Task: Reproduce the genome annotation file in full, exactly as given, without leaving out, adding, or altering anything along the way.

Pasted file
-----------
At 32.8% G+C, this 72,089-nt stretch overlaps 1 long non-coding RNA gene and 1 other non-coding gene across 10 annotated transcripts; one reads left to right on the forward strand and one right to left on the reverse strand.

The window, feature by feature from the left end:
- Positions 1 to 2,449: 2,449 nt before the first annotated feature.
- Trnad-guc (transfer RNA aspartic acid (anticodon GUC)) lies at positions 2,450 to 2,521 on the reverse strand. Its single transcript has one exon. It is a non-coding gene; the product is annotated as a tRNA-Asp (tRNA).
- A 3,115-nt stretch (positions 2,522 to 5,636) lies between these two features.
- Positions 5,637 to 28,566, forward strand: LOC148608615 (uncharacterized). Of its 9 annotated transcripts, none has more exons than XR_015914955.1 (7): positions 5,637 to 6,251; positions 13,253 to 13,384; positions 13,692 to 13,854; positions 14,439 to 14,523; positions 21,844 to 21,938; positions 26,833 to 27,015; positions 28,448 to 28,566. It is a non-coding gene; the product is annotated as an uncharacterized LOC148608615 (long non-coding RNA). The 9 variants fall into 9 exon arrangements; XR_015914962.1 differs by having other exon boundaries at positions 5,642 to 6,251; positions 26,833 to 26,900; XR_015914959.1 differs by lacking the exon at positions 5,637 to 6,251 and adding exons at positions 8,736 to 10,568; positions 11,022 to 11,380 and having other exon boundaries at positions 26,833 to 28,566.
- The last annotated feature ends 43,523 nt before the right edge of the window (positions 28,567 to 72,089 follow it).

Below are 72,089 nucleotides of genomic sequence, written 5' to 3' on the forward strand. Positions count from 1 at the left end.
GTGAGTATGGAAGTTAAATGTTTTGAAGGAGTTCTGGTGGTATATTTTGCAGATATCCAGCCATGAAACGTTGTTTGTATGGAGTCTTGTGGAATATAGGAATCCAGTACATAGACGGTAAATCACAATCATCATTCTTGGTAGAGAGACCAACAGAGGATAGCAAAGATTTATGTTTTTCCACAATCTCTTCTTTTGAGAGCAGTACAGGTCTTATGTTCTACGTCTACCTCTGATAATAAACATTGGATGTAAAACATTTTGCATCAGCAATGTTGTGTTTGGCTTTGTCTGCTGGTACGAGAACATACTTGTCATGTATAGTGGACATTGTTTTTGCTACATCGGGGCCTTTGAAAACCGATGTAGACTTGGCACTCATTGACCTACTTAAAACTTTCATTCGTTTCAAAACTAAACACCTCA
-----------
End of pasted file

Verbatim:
At 32.8% G+C, this 72,089-nt stretch overlaps 1 long non-coding RNA gene and 1 other non-coding gene across 10 annotated transcripts; one reads left to right on the forward strand and one right to left on the reverse strand.

The window, feature by feature from the left end:
- Positions 1 to 2,449: 2,449 nt before the first annotated feature.
- Trnad-guc (transfer RNA aspartic acid (anticodon GUC)) lies at positions 2,450 to 2,521 on the reverse strand. Its single transcript has one exon. It is a non-coding gene; the product is annotated as a tRNA-Asp (tRNA).
- A 3,115-nt stretch (positions 2,522 to 5,636) lies between these two features.
- Positions 5,637 to 28,566, forward strand: LOC148608615 (uncharacterized). Of its 9 annotated transcripts, none has more exons than XR_015914955.1 (7): positions 5,637 to 6,251; positions 13,253 to 13,384; positions 13,692 to 13,854; positions 14,439 to 14,523; positions 21,844 to 21,938; positions 26,833 to 27,015; positions 28,448 to 28,566. It is a non-coding gene; the product is annotated as an uncharacterized LOC148608615 (long non-coding RNA). The 9 variants fall into 9 exon arrangements; XR_015914962.1 differs by having other exon boundaries at positions 5,642 to 6,251; positions 26,833 to 26,900; XR_015914959.1 differs by lacking the exon at positions 5,637 to 6,251 and adding exons at positions 8,736 to 10,568; positions 11,022 to 11,380 and having other exon boundaries at positions 26,833 to 28,566.
- The last annotated feature ends 43,523 nt before the right edge of the window (positions 28,567 to 72,089 follow it).

Below are 72,089 nucleotides of genomic sequence, written 5' to 3' on the forward strand. Positions count from 1 at the left end.
GTGAGTATGGAAGTTAAATGTTTTGAAGGAGTTCTGGTGGTATATTTTGCAGATATCCAGCCATGAAACGTTGTTTGTATGGAGTCTTGTGGAATATAGGAATCCAGTACATAGACGGTAAATCACAATCATCATTCTTGGTAGAGAGACCAACAGAGGATAGCAAAGATTTATGTTTTTCCACAATCTCTTCTTTTGAGAGCAGTACAGGTCTTATGTTCTACGTCTACCTCTGATAATAAACATTGGATGTAAAACATTTTGCATCAGCAATGTTGTGTTTGGCTTTGTCTGCTGGTACGAGAACATACTTGTCATGTATAGTGGACATTGTTTTTGCTACATCGGGGCCTTTGAAAACCGATGTAGACTTGGCACTCATTGACCTACTTAAAACTTTCATTCGTTTCAAAACTAAACACCTCA